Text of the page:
Crimeware kits, ransomware, and source code breaches. The Internet conduces to organic radicalization. Russia in Finland. Snooper's Charter notes. Crypt armistice or just key escrow?
Dave Bittner: [00:00:03:21] Rubella hits the shelves of the criminal black market; it's the crimeware kit, not the German measles. Necurs gets shifty by going retro. iPhone unlocking specialists endure an apparently minor breach. The sad story of structural extremism on the Internet. Finland says the Russians are coming there, too. Snooper's Charter setback. A proposed bill would make it easier for DHS to clean US Federal networks. And the latest Crypto Wars agreement is said to be just key escrow.
Dave Bittner: [00:00:38:12] Time to take a moment to tell you about our sponsor, Recorded Future. Recorded Future is the real-time threat intelligence company whose patented technology continuously analyzes the entire web developing cyber intelligence that gives analysts unmatched insight into emerging threats. At The CyberWire, we subscribe to and profit from Recorded Future's Cyber Daily as anyone in the industry will tell you, when analytical talent is as scarce as it is today, every enterprise owes it to itself to look into any technology that makes your security teams more productive and your intelligence more comprehensive and timely. Because that's what you want, actionable intelligence. So sign up for the Cyber Daily email where every day you'll receive the top trending indicators Recorded Future captures crossing the web, cyber news, targeted industries, threat actors, exploited vulnerabilities, malware, suspicious IP address and much more. Subscribe today and stay a step or two ahead of the threat. Go to Recorded Future.com/Intel to subscribe for free threat intelligence updates. That's Recorded Future.com/Intel. And we thank Recorded Future for sponsoring our show.
Dave Bittner: [00:01:56:12] Major funding for The CyberWire podcast is provided by Cylance. From the CyberWire studios at DataTribe, I'm Dave Bittner with your CyberWire summary for Friday April 27th, 2018.
Dave Bittner: [00:02:08:17] Flashpoint describes a cut-rate crimeware kit, "Rubella," that offers some "point-and-click builder functionality" and generates malicious payloads for spam. It's not sophisticated, but skid criminals can rent it for just 40 bucks a month. Rubella, the crimeware, not the German measles, is another symptom of the ongoing commodification of what's being sold in the criminal-to-criminal black market.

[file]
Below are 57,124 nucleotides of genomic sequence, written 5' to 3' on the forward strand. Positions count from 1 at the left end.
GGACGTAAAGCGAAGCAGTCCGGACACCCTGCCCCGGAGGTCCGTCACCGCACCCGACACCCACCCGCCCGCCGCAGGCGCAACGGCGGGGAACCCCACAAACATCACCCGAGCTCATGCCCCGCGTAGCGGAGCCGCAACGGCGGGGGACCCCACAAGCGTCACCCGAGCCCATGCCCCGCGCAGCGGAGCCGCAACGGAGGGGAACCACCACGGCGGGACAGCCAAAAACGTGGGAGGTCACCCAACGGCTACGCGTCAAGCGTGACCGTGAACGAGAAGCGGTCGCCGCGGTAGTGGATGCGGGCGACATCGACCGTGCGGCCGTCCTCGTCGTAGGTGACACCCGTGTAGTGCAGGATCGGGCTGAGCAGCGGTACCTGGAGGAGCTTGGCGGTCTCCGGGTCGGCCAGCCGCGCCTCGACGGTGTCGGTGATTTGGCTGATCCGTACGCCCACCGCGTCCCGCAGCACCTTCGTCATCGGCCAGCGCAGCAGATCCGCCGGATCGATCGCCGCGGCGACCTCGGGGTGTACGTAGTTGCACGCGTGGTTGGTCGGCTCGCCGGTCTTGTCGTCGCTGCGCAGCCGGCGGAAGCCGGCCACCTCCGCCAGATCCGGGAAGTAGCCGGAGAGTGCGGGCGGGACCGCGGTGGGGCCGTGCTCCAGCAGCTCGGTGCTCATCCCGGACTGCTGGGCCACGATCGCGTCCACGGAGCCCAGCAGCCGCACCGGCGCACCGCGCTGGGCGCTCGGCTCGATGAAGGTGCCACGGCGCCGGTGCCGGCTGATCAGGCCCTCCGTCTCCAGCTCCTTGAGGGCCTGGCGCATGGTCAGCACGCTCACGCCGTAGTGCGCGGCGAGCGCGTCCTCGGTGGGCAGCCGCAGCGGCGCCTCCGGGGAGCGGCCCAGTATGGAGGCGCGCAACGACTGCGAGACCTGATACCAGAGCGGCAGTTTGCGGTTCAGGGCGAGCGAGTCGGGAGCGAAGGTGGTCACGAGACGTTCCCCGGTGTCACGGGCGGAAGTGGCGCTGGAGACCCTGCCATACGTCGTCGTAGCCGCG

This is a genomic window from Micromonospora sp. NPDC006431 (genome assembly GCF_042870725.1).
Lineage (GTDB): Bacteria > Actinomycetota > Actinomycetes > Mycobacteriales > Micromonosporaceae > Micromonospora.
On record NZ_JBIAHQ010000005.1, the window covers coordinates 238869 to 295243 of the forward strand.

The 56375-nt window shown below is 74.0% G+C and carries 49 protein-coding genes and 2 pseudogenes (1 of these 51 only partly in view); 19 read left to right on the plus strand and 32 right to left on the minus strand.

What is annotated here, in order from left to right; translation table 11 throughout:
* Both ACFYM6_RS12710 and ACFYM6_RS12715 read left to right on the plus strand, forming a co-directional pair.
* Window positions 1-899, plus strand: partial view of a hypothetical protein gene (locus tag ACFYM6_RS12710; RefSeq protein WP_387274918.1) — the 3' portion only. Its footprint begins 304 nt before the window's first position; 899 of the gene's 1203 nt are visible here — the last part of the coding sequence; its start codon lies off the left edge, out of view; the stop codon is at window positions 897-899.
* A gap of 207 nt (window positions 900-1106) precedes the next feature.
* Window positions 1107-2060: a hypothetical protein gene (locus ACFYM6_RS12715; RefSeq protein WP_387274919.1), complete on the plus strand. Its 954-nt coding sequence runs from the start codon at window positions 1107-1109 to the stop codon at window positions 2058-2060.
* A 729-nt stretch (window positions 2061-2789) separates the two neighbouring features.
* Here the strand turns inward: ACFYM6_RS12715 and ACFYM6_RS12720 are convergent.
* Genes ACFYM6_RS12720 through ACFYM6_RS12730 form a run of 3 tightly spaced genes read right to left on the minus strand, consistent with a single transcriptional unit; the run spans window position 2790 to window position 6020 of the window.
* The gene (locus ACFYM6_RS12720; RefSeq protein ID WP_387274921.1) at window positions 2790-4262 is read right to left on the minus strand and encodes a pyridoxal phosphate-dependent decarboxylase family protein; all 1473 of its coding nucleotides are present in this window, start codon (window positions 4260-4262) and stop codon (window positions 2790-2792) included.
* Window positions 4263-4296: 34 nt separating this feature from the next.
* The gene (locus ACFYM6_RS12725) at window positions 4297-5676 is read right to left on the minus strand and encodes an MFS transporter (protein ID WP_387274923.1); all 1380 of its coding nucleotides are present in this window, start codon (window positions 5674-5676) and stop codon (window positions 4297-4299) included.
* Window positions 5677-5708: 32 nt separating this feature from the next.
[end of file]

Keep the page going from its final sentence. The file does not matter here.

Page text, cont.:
Dave Bittner: [00:02:34:00] The venerable Necurs botnet, whose masters control millions of compromised machines they use to pump out spam, has gotten a little more evasive by going a little retro. Necurs has been emailing archive files that unzip to a file with a .url extension that opens a page directly in a browser. It's old-school, but on the other hand email scanners that hunt for more complicated new school infection chains are liable to miss it. It will take a little time for many scanners to readjust, which opens a window of opportunity for the bad guys.
Dave Bittner: [00:03:08:02] Grayshift, the iPhone unlocking specialists who've sold their GrayKey to law enforcement agencies, has been the victim of code theft. Unknown parties apparently got the source code snippets from a customer site where Grayshift's user-interface was briefly exposed to the Internet. The hackers demanded ransom, which Grayshift refused. The company thinks the software that was lost, judging from what the hackers have posted, is just code used to show messages to a user. Thus it seems unlikely that the underworld will soon be unlocking iPhones left, right, and center. Still, like any data breach, this one is at least mildly upsetting.
Dave Bittner: [00:03:48:09] A piece about online inspiration in the New York Times concludes that by their nature social media tend to breed extremism. "attention, praise and a sense of importance and agency" are easy to come by online. And who wouldn't want those, especially if you're young, frustrated, and feeling no 'count? And worse yet, the algorithmically discerned rate of engagement is self-reinforcing, serving more like-minded messages until the recipients come to believe that what they're reading is good, normal, mainstream, common sense, even if that common sense has induced them to seriously consider ramming a car into a crowd of people the driver is convinced are enemies of all that's good, normal, and mainstream. It seems a pity that the old US State Department "think again, turn away" campaign was widely derided as ineffectual before its abandonment. Think again and turn away seems exactly what one would hope for, but the good, normal, mainstream common sense on the Internet said that whole slogan was nothing more than just tired, warmed over "just say no." That's what we read, anyhoo.
Dave Bittner: [00:04:55:23] We might add to the observations in the Times the strange disinhibition that grips people when they get behind a keyboard. That disinhibition is on display right now, as the arrest of the alleged Golden State Killer after decades of futile investigation shows. One is happy indeed that police in California finally collared a man who is alleged to have been an unusually vicious serial killer with crimes going back to the 1970s. What's beyond unfortunate is the troupe of amateur detectives who are hounding the accused man's family with preposterous accusations of complicity. This is so much easier online than it would be in person, but increasingly the ground separating cyberspace and physical space looks depressingly like a slippery slope. All we can advise is, think again; turn away.